LANSING, Mich. — Michigan’s Legislature passed what a law enforcement official described as the U.S.’s first statewide ban on the antidepressant tianeptine sodium.

House lawmakers voted 102-6 Wednesday to classify the drug as a Schedule II controlled substance, placing it in the same highly restrictive category that cocaine, marijuana and opiates fall under.

If approved by Gov. Rick Snyder, the bill would make Michigan the first state to forbid the substance, said Michigan State Police legislative liaison Sgt. Matthew Williams. His agency flagged the issue to Sen. Rick Jones, a Republican from Grand Ledge who sponsored the bill, after a spate of gruesome overdoses related to tianeptine sodium scoured the Midland and Saginaw area in 2017.

“I can’t imagine anyone opposing making this a Schedule II drug,” Jones said. “It’s an extremely dangerous drug which has just entered the Michigan market over the last year.”

Tianeptine sodium is an atypical antidepressant that is not approved by the Food and Drug Administration. It is marketed as a supplement or research chemical through unregulated vendors but is often abused in high doses to simulate opioid-like highs. In addition to the U.S., the drug is also unapproved in Australia, Canada and the United Kingdom.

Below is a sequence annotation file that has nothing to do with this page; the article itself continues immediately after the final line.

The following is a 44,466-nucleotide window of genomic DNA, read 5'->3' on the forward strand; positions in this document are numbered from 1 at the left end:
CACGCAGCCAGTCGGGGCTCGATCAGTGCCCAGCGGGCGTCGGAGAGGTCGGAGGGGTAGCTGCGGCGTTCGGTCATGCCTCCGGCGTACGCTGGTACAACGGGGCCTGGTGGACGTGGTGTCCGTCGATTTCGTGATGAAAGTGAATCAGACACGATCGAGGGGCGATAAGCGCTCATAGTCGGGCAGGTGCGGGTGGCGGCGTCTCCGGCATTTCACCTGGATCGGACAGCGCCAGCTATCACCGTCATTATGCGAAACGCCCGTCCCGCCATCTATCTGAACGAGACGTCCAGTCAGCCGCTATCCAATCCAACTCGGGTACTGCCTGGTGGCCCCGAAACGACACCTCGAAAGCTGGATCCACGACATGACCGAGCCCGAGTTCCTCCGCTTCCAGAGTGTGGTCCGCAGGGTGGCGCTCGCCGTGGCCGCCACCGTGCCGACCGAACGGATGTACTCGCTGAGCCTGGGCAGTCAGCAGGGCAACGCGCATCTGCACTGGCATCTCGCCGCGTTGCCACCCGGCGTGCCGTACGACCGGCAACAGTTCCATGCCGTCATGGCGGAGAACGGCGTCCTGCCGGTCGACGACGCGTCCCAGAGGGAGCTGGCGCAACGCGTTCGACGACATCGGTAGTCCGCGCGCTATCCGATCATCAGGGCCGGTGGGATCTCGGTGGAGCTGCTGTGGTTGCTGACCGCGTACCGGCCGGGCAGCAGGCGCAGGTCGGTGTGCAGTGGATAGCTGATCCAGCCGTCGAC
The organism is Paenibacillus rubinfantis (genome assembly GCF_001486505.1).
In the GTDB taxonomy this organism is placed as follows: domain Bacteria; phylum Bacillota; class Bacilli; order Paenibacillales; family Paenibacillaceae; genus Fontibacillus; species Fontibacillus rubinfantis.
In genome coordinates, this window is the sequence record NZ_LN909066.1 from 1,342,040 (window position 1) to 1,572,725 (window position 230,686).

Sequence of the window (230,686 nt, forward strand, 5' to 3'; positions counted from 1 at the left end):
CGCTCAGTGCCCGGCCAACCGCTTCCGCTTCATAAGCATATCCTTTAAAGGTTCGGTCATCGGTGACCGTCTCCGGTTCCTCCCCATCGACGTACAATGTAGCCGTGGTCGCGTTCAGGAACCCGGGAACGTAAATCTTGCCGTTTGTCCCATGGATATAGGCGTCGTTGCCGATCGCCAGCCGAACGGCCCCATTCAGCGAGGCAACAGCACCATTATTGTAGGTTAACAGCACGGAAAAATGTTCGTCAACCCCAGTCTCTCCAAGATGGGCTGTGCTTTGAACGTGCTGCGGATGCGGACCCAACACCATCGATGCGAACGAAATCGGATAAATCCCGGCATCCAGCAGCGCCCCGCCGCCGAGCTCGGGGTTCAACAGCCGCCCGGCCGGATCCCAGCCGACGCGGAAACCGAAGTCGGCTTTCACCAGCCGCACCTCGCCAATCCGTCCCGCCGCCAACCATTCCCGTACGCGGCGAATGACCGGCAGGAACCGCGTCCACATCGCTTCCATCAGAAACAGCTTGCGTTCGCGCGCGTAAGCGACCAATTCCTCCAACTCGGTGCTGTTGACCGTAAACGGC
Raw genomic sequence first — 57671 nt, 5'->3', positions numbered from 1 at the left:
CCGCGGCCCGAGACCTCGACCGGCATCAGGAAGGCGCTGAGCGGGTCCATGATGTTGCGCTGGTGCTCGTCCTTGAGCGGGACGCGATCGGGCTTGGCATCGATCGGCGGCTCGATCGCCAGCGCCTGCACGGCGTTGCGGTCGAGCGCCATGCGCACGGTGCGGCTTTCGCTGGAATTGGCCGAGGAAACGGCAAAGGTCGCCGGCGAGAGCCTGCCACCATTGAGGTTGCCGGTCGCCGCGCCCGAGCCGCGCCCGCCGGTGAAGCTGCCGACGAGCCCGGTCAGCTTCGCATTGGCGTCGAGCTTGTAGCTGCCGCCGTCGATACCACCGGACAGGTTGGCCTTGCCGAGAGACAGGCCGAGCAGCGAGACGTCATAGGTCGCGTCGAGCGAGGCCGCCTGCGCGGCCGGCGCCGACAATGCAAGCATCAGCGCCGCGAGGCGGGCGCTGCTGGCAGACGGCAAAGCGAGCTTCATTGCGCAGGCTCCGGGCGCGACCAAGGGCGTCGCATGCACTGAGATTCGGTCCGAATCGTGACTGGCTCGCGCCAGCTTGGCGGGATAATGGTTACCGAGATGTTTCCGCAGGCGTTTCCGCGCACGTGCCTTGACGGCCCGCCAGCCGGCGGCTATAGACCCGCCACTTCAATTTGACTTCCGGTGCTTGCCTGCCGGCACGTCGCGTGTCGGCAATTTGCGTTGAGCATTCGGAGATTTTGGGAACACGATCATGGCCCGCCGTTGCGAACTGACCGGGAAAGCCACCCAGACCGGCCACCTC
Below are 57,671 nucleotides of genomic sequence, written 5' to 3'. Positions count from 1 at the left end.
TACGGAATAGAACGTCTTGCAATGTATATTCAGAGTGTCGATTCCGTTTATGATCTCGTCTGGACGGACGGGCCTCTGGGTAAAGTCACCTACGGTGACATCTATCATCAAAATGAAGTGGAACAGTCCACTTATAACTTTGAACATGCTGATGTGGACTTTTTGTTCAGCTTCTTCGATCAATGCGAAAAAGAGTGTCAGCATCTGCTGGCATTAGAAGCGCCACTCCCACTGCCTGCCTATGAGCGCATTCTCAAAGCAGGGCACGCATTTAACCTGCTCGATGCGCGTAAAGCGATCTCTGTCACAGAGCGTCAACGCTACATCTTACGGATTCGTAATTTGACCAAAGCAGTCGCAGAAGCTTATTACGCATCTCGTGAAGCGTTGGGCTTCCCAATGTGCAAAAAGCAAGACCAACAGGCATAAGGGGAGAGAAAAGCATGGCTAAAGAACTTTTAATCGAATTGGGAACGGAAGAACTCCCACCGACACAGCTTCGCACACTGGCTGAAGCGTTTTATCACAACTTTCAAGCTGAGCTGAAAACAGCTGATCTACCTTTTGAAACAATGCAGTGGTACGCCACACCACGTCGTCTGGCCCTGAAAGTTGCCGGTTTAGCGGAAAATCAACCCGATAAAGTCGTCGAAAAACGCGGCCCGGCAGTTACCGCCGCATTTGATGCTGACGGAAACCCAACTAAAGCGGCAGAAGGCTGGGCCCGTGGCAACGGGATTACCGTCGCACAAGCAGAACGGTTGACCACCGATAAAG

Wednesday’s bill cleared the Senate last month and now heads to Gov. Rick Snyder’s desk for approval upon a procedural Senate vote Thursday.

Williams said the proposed Schedule II designation would effectively stomp out all legal manufacture, distribution and possession of tianeptine sodium in the state. Recently the state’s Bay Area Narcotics Team deployed informants to sniff out a discreet market of tianeptine dealers who operate on Facebook, Craigslist or even door-to-door, he said.

Because the bill doesn’t rank the drug in the most-severe Schedule I, Williams said, Michigan residents could legally use the drug in the event of future FDA approval.

“This isn’t to say down the road there couldn’t be medical purpose, but it definitely should not be sold at the street level,” Williams said.

One online vendor the narcotics team stumbled upon in investigations was the Chicago-based company, NewMind. Williams said people in Midland were buying and distributing the business’s products in bulk.

Last month, Midland substance abuse recovery coach Alyssa Wood testified before the Senate Judiciary Committee on how her addiction to tianeptine sodium affected her while weaning herself off heroin — a process she said was far less horrific than tianeptine withdrawal.

“I could not get out of bed, go to work, have a normal functioning day without (tianeptine sodium) in my life,” she said in the hearing. “I am convinced that (it) is the next epidemic.”